“Feeling bad doesn’t help anything. Now you know for next time.”
Her words, though gentle, stung like a slap to the face. I sat, remorseful, at her dining room table as she fed a baby squirrel with a syringe. I marveled at the baby-like movements of the squirrel, whose front paws reached for the life-giving liquid.
So like a human baby.
My guilt was almost tangible. I could have done more. I could have acted sooner.
I watched the critter cling to life and I wanted to cry.
We’d found her curled up near our porch Saturday night, and as she scampered around in search of food and her mama, my faith in the ways of nature was strong.
We shouldn’t bother it, I told the kids. It knows what to do.
Even now the words pierce my soul. Cleverly disguised lies.
Truthfully, I didn’t want to get involved. So I convinced myself I didn’t have to.
Another day passed and the squirrel spent most of it curled in a ball, trying to keep warm.
My thoughts began to shift: What could I do anyway, even if I wanted to help?
By Monday morning, we thought we’d lost her. Later, she moved some, but she was sluggish.
“We can’t watch it die,” my husband said. I agreed, but I still felt powerless. What did I know about caring for a wild animal?
So, I did what I should have done earlier. I Googled “abandoned baby squirrel.” But even in finding a helpful Website, I hesitated.
Bring it in the house? Pick it up? Feed it Pedialyte?
Lord, I can’t do that.
I placed a call to a wildlife rescue center in a neighboring county and waited. I tried to distract myself with dishes and cleaning but I couldn’t concentrate.
Life hung in the balance right outside my kitchen door. How could I pretend otherwise? <Click to tweet>
I started searching the house for a box, and I wondered if we even had a dropper. Our kids are way past the baby and dropper stage, and I was pretty sure we were ill-equipped to handle a situation like this.
My husband got home from an errand, and we sprang to action, feeling it was better to do something than nothing.
We were about to attempt a feeding when the wildlife rescuer called back and gave me the number to the closest rescuer to us. We would need to bring the squirrel in. It was beyond our ability to help.
We prepped the box. My husband gently lifted the squirrel and placed it in, adding a warm water bottle. He fashioned a lid with air holes. We were going to wait until our daughter got off the bus, but I felt an urgency I couldn’t explain.
So, I left my husband at home to wait for the bus, and my son and I got in the van and drove nearly an hour to the squirrel rescuer’s house.
I prayed the whole way. Please let it be alive. I imagined the horror of delivering a dead squirrel to a rescuer. Only later did I find it funny in a strange way that I was praying for the life of a squirrel.
Miss Janie made us no promises. We might have been too late. I’ll e-mail her in a day or two to find out if the squirrel survived. The possibility that she might not hurts my heart.
But this experience has taught me some valuable lessons and has given me some thoughts and beliefs to wrestle with.
- Believing God created the world and all that’s in it isn’t enough. If I believe He created the world and animals and people, shouldn’t I also care about taking care of those things?
- If I think of it as “just” a squirrel with no purpose or plan in the world, then how long before I start thinking, oh it’s “just” a homeless man or it’s “just” a bunch of kids on the other side of the world. I think about what’s happening to the bee population and how that will affect all of us. We are not isolated from the rest of creation, man or animal.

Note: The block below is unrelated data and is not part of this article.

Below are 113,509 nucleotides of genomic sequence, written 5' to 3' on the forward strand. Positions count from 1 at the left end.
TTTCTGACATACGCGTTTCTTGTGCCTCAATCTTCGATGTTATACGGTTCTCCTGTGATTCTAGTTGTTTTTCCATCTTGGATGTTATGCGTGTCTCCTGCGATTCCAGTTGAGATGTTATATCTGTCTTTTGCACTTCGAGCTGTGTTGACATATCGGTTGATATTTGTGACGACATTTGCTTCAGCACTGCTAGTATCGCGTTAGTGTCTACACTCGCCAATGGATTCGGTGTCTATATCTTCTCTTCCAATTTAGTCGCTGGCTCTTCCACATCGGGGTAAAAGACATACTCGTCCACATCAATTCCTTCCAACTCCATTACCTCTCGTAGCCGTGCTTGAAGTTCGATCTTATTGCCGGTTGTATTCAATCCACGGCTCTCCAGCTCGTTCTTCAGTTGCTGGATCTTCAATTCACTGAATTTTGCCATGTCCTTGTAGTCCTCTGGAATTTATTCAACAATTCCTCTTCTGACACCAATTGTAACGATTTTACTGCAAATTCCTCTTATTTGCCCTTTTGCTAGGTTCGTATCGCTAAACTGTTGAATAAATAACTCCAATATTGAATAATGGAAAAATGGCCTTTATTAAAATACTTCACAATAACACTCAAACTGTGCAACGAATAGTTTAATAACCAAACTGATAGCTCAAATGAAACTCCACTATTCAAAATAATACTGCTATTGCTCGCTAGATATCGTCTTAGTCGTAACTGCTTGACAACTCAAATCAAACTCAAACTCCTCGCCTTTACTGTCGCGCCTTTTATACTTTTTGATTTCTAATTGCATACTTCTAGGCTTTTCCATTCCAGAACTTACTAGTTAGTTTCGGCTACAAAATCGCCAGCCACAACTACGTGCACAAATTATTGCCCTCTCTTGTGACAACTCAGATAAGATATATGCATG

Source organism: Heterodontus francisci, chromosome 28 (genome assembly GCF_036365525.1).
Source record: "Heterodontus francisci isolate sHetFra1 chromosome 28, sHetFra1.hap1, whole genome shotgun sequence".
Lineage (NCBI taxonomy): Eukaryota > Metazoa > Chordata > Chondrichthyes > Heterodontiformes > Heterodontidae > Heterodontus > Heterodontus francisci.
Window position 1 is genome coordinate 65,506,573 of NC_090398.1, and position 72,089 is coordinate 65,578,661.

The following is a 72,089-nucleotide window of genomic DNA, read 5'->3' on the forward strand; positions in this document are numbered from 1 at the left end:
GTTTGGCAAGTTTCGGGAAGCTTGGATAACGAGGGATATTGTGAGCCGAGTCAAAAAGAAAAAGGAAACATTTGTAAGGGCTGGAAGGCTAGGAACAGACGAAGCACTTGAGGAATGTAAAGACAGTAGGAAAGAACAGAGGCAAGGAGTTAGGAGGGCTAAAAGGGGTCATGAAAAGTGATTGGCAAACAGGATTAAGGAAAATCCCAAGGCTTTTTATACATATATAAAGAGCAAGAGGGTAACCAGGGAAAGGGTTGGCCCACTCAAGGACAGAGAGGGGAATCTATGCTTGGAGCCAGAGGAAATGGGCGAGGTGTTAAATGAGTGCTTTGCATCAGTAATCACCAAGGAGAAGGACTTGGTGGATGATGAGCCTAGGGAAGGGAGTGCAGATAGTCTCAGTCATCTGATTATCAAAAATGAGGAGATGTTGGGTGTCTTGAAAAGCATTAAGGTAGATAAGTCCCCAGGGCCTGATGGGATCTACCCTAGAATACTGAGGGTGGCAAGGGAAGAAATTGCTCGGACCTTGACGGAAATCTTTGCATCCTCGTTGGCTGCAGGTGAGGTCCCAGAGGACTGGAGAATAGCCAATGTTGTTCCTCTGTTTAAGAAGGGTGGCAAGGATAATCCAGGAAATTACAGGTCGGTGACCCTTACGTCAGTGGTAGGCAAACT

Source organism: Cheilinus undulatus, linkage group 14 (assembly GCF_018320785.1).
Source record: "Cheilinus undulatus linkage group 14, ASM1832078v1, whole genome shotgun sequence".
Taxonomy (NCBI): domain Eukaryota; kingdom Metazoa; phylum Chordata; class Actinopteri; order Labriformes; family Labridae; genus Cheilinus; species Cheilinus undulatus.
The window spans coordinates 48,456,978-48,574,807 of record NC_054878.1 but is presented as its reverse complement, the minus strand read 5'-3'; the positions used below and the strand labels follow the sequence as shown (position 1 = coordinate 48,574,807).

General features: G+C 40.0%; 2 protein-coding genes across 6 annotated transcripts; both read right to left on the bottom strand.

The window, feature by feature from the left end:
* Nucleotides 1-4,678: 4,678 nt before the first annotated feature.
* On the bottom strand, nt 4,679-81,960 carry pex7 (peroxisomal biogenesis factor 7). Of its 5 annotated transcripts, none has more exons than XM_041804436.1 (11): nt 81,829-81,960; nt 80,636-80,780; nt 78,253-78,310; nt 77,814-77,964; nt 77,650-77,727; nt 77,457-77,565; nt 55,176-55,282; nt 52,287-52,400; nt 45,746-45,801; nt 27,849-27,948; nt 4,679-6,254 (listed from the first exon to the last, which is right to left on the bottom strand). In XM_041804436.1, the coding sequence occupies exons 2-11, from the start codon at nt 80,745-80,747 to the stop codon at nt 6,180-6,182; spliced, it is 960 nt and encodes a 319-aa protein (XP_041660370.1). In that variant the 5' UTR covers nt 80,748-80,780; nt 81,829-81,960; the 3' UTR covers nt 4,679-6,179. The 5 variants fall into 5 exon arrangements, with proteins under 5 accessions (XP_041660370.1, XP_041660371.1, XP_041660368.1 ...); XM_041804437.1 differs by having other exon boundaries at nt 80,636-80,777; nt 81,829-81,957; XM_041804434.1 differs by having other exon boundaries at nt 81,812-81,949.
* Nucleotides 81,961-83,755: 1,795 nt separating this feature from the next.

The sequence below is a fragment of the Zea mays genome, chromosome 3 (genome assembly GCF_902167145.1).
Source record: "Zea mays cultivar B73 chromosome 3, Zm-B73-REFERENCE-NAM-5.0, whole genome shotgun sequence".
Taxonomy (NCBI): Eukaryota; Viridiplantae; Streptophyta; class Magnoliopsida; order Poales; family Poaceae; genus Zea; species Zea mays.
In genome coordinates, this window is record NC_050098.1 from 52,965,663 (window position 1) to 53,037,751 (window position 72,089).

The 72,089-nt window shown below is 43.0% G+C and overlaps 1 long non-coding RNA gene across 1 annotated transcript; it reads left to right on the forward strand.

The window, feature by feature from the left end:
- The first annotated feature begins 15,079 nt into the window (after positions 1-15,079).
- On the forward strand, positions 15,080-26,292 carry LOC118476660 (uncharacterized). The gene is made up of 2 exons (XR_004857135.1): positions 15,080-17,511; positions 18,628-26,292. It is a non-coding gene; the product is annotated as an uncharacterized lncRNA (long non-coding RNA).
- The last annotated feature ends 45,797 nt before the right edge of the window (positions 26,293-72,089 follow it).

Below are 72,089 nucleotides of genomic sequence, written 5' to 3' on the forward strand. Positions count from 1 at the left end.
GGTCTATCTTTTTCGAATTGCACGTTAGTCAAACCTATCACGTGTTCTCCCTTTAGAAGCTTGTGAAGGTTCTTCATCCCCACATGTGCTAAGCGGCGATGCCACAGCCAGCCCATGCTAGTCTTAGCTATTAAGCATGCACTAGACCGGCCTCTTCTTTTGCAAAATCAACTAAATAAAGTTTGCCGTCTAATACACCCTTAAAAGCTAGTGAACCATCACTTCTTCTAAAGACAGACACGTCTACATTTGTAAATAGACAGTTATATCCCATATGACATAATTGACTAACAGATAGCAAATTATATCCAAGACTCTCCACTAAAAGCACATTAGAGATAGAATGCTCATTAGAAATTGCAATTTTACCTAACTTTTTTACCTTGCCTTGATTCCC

- I don’t have to save everything and everyone but I need to be available to whatever and whoever crosses my path. God didn’t ask me to save whales or dolphins. He let a squirrel fall from a tree in my yard. That doesn’t mean I have to get my wildlife rescue license. It just means I have to do what I can where I am.
- Rescue is always risky. <click to tweet> The squirrel might have had fleas. It could have decided to bite one of us. It might still die. But it was worth it.
- Because driving the squirrel to the rescuer’s house was the most energized I’d felt in a while. I had a mission, a purpose, even if it was brief. Every day can be like that if I have the right mindset.
- It’s possible to worship the Creator through His creation without idolizing the created. But I’m still wrestling with how to live this out. I like to eat meat. I’m not suggesting no one ever hunt animals or that we try to make a world where no one or nothing ever dies. I just think in a lot of ways, we humans can do better.
- The world is full of unsung heroes. Miss Janie is one of them. Our squirrel was the 354th animal brought to her since March. Her den was full of cages of squirrels and a couple of opossums. She has given her life to rescuing animals. Her passion inspires me.
This morning, we saw another squirrel in the tree. It was bigger with a bushier tail than the one we rescued. Janie told us to be on the lookout for more young squirrels because the nests have two or three most of the time. It terrifies me to think that I might have to rescue another squirrel. But, God help me, I’m keeping my eyes open.
If you find yourself in the same situation, Google “wildlife rescue” and look for a link to your state’s list of animal rescuers. I never knew I’d need that knowledge, but now I have the number saved in my phone. I may not know what to do, but I have a direct line to someone who does.
I’m sad that I’m so far removed from Adam, whom God tasked as caregiver for creation, that I don’t know what to do with an animal.
And this I know: I’ll never look at a squirrel the same way again.